Present study showed that non-paranoid schizophrenic patients (with negative symptoms) were less capable to identify negative facial expressions in compare to paranoid patients (with positive symptoms). This result is in line with findings of Firth [17]. Schizophrenic patients with negative symptoms responded weaker than normal control group in facial emotion and identity tasks, this may be as result of the fact that paranoid patients indicated general deficits in identifying facial expressions. In this regard, previous studies which examined emotion perception revealed that non-paranoid patients had better emotion perception in compare to paranoid ones. However, some other studies do not support this finding. Despite previous findings, which indicated that patients with paranoid symptoms have greater impairment in emotion perception and theory of mind, the current study did not observe such a relationship [18]. These contradictory results can be as result of the fact that patients with and without paranoid symptoms were not different in emotion perception ability. However, patients with paranoid symptoms were more inclined to interpreting neutral facial expressions as anger ones For example, those who reported low levels of paranoia by using traditional retrospective measurements showed considerable moment to moment fluctuations in paranoia and a weak correlation was also found between current paranoid and paranoid at the subsequent time point. A recent study also identified several behavioral concomitants of daily intra-individual fluctuation in paranoid patients, such that increased within person was, counter intuitively, positively correlated with feeling social and sleeping well in patients with schizophrenia spectrum disorders since Murphy and Cutting only carried a study on the improved patients in this research, so the investigators of the present study examined patients' siblings. A study involving two groups of patients with paranoid ideation and non-paranoid at the moment of testing showed a significant difference only in tasks of emotionally neutral faces, which means those with paranoid thoughts make mistake in neutral faces to be an expression of anger. Findings of their cognition of emotionally neutral faces reported higher activity in certain areas of brain in these patients including: amygdale, hippocampus, para hippocampus, and fusiform gyrus in comparison with healthy controls [19].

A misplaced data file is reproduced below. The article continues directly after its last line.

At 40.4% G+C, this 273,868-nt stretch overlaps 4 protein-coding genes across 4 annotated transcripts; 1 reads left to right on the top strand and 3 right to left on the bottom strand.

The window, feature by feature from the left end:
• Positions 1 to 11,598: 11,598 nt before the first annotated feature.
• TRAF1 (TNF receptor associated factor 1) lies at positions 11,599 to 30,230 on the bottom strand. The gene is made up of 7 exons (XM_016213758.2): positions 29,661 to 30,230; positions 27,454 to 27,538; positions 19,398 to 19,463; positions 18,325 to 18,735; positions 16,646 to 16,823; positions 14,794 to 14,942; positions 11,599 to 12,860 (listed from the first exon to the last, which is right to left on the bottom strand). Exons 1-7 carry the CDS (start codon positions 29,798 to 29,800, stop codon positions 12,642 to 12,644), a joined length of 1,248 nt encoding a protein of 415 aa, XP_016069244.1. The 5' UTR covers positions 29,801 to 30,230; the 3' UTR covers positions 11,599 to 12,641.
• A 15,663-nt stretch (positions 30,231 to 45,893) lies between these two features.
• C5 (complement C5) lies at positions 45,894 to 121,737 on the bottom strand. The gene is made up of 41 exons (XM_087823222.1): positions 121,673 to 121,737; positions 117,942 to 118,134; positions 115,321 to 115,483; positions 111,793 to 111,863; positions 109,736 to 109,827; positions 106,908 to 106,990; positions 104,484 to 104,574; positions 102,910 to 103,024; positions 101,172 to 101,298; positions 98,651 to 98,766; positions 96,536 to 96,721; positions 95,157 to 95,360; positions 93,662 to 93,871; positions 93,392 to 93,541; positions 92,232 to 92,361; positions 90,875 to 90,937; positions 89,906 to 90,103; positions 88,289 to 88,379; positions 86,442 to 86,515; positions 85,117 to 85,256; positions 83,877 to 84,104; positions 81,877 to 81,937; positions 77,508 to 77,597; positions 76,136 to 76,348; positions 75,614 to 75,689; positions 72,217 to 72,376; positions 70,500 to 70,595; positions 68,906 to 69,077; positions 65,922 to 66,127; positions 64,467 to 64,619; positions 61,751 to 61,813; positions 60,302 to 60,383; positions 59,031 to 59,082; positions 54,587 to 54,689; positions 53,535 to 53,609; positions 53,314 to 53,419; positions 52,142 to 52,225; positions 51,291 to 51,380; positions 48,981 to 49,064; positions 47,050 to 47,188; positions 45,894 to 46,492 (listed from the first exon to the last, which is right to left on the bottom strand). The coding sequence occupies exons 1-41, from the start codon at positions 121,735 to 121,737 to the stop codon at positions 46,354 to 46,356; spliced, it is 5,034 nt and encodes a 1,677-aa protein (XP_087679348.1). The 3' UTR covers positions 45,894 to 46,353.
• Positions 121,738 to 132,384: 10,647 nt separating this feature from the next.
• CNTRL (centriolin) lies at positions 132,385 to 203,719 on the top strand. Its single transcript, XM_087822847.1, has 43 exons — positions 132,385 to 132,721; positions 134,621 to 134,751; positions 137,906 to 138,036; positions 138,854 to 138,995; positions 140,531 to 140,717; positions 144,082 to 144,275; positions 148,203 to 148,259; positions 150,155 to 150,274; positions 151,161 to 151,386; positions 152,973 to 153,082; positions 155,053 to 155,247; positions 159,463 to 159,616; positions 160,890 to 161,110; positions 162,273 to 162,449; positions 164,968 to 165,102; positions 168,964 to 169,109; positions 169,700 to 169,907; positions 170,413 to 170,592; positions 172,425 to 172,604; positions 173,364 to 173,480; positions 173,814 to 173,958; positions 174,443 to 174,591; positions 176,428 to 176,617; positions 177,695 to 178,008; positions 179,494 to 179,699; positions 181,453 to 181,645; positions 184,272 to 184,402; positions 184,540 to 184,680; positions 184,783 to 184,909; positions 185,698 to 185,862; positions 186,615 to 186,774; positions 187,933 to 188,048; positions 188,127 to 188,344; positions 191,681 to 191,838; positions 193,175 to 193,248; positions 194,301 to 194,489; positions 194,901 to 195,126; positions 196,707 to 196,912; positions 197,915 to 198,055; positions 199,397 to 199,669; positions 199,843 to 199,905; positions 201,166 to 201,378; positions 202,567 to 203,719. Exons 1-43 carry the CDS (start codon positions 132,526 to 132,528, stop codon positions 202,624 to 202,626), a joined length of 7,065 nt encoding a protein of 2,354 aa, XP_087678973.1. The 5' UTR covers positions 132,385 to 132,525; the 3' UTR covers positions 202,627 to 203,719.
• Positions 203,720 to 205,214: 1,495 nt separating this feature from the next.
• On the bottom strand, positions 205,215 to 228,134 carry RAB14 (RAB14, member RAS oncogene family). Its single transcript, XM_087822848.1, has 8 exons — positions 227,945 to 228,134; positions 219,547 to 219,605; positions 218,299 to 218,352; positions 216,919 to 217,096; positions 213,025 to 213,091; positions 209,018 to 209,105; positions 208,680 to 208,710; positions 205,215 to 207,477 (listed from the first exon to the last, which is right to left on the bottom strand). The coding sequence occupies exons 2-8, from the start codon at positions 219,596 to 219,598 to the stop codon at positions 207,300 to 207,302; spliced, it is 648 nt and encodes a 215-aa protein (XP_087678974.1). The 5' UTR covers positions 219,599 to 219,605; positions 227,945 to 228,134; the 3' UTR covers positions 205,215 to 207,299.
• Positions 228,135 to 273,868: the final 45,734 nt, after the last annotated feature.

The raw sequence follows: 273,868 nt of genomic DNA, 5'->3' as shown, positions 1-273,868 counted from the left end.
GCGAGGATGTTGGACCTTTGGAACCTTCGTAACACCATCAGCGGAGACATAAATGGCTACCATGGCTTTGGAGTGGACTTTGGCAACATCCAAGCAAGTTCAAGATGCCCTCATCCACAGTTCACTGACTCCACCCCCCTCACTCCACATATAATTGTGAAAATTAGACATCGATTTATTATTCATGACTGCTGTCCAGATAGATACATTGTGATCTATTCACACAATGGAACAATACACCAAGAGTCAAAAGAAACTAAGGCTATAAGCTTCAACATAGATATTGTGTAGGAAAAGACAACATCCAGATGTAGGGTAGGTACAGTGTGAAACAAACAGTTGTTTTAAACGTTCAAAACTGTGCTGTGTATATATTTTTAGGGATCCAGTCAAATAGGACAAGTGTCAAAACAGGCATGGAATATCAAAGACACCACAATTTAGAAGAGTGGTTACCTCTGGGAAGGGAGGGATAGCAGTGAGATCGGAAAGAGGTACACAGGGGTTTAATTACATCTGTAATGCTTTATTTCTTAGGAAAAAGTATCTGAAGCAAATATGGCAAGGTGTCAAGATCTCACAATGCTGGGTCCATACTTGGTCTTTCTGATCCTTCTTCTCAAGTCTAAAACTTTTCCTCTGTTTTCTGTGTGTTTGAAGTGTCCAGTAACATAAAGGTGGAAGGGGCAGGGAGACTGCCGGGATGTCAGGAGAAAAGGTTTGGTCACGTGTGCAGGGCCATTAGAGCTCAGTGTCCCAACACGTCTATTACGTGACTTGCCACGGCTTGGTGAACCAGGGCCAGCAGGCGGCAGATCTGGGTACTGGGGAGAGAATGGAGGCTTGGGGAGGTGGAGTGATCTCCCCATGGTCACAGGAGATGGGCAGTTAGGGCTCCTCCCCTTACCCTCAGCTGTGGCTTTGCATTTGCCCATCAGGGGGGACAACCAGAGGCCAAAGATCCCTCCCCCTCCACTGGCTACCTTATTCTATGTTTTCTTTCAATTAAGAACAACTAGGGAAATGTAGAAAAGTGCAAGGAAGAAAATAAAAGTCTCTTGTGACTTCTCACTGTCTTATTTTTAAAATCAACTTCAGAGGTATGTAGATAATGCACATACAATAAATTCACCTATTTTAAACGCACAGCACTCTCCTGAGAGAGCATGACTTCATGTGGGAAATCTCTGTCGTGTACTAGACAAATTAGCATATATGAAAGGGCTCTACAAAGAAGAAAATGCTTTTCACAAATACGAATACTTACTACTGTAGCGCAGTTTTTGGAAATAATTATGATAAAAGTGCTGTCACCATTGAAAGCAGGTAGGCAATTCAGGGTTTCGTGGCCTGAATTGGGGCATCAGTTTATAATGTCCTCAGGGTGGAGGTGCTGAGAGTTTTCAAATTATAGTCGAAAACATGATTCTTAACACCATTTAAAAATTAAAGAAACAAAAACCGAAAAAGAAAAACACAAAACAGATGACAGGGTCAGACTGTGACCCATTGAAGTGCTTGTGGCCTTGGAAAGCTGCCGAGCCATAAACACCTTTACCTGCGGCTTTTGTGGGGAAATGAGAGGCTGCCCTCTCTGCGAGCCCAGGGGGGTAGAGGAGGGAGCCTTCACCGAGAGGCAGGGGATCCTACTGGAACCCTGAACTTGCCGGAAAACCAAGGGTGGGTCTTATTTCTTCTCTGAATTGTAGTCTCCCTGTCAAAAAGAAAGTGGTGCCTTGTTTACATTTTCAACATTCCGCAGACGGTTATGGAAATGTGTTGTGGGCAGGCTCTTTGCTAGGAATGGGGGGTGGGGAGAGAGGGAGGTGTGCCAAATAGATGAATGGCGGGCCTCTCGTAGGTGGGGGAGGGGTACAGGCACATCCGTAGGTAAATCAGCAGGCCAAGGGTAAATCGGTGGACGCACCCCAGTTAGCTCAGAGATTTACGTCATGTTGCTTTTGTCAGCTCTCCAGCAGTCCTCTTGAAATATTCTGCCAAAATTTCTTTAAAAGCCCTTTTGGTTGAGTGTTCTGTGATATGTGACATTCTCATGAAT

Moreover, the term understanding others has two, affective and cognitive component. Affective component describes affect sharing while the person is aware of other's emotion, like feeling sad while comforting unhappy friend. The cognitive component or Theory of Mind (TOM) explains cognitive inference of others metal state which based on others behavior or actions and interpretations about their intentions this ability needs awareness of others mental state which can be different from one’s own, and a relationship has been shown between incapability of facial expressions recognition and some negative symptoms of the disorder. Generally, paranoid schizophrenics had better ability in recognition of fear and hatred stimulus and they responded better to these emotions in compare to nonparanoid schizophrenics and also, the study showed that paranoid patients had better ability than their siblings in the recognition of negative emotions. Furthermore, neurological research reported that paranoid schizophrenics showed better function in recognition of hatred emotion whereas; non-paranoid patients had fewer deficits in recognition of negative emotions. In contrast, paranoid ones had deficits in recognition of fear and anger stimuli. The reason lies in dysfunction of amygdala and frontal lobe [20].

Based on present study’s findings, the leading factor in the deficits of recognition of facial expressions was regarded facial factor. Unaffected siblings of schizophrenic patients demonstrated impaired recognition of negative facial expressions in compare with positive facial expressions. The relatives of schizophrenics exhibited deficits in accuracy of facial emotion intensity perception, although, it has been argued that moderate to strong genetic influence facial emotion processing accuracy; it might be an indicator of schizophrenia. Considerable efforts are made to identify features, which help identifying people who are at risk of this disorder at the earliest, much before the onset of symptoms. Identification of endophenotypes is one of the strategies for the same.